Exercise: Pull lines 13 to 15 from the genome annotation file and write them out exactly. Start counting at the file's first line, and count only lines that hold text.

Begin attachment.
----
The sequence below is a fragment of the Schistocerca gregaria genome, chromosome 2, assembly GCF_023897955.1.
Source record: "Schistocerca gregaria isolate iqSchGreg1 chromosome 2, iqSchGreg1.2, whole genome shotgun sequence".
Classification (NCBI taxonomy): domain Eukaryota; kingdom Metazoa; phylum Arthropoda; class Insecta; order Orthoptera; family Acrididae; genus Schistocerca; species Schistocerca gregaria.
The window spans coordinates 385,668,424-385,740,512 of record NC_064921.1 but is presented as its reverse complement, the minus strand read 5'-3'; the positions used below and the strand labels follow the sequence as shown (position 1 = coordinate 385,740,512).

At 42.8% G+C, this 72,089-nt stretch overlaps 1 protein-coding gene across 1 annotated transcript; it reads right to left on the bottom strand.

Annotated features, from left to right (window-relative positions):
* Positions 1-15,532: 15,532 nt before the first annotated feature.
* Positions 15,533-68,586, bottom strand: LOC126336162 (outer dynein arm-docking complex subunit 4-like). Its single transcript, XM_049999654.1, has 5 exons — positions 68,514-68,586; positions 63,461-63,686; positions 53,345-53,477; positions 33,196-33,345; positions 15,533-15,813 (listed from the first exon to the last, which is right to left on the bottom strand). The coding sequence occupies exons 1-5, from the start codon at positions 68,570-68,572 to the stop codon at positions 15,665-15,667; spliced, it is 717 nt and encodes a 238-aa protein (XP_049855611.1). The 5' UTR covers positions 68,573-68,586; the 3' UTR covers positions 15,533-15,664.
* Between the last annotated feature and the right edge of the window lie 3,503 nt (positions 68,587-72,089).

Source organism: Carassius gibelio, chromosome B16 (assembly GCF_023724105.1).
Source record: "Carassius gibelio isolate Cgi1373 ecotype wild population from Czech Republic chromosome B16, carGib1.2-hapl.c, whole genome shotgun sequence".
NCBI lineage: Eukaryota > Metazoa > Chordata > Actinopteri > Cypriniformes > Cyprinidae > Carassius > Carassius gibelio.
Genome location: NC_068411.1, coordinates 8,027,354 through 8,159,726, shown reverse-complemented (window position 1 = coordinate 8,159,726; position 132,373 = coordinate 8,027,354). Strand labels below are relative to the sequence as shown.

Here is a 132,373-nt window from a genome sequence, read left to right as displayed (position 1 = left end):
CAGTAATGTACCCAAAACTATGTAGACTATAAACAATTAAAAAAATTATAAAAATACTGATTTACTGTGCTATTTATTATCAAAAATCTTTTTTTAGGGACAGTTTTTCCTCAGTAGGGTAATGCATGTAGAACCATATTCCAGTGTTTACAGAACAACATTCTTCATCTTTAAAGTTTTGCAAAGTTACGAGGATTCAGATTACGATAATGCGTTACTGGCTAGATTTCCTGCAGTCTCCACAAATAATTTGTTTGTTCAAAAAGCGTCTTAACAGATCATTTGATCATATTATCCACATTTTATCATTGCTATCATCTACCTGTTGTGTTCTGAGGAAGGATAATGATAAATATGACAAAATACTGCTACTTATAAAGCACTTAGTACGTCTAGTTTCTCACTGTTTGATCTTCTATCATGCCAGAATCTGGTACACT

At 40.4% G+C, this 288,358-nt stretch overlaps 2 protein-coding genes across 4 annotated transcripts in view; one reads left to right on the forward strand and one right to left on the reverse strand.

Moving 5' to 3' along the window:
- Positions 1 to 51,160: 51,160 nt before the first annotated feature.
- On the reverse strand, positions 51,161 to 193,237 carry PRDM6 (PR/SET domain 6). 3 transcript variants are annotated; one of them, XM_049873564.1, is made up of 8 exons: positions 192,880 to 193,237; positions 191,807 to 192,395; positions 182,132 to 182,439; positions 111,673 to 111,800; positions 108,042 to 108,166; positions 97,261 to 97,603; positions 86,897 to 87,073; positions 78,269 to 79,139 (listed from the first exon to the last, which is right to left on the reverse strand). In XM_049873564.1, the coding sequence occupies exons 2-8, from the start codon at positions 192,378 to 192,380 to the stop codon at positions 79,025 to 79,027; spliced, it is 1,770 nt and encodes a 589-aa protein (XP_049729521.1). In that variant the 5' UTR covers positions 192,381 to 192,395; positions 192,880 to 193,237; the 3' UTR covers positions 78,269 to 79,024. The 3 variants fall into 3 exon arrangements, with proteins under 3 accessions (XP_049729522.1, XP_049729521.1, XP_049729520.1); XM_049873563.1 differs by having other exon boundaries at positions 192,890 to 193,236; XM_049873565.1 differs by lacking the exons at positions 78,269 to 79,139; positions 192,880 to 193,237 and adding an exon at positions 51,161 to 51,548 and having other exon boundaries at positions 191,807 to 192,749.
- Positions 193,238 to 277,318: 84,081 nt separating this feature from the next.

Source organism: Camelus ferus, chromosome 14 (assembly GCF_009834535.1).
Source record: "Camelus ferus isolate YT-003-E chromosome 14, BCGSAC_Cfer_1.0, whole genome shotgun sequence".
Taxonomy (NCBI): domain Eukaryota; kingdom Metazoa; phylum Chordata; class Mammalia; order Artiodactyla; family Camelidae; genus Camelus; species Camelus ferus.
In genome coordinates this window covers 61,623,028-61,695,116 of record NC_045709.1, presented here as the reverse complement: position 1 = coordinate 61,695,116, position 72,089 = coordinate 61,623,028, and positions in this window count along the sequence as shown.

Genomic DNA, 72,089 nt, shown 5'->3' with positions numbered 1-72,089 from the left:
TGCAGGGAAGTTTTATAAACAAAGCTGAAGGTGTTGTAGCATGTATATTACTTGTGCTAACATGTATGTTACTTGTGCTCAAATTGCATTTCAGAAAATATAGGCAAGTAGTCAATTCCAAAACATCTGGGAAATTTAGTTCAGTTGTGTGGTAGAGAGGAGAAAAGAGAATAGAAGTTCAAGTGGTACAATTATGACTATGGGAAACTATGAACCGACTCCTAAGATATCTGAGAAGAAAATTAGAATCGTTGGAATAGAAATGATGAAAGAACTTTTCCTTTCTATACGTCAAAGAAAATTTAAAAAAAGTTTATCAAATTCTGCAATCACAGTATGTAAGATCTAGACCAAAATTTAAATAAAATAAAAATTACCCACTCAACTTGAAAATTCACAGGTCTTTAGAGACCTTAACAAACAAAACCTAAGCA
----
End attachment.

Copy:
Genome location: NC_068411.1, coordinates 8,027,354 through 8,159,726, shown reverse-complemented (window position 1 = coordinate 8,159,726; position 132,373 = coordinate 8,027,354). Strand labels below are relative to the sequence as shown.

Here is a 132,373-nt window from a genome sequence, read left to right as displayed (position 1 = left end):
CAGTAATGTACCCAAAACTATGTAGACTATAAACAATTAAAAAAATTATAAAAATACTGATTTACTGTGCTATTTATTATCAAAAATCTTTTTTTAGGGACAGTTTTTCCTCAGTAGGGTAATGCATGTAGAACCATATTCCAGTGTTTACAGAACAACATTCTTCATCTTTAAAGTTTTGCAAAGTTACGAGGATTCAGATTACGATAATGCGTTACTGGCTAGATTTCCTGCAGTCTCCACAAATAATTTGTTTGTTCAAAAAGCGTCTTAACAGATCATTTGATCATATTATCCACATTTTATCATTGCTATCATCTACCTGTTGTGTTCTGAGGAAGGATAATGATAAATATGACAAAATACTGCTACTTATAAAGCACTTAGTACGTCTAGTTTCTCACTGTTTGATCTTCTATCATGCCAGAATCTGGTACACT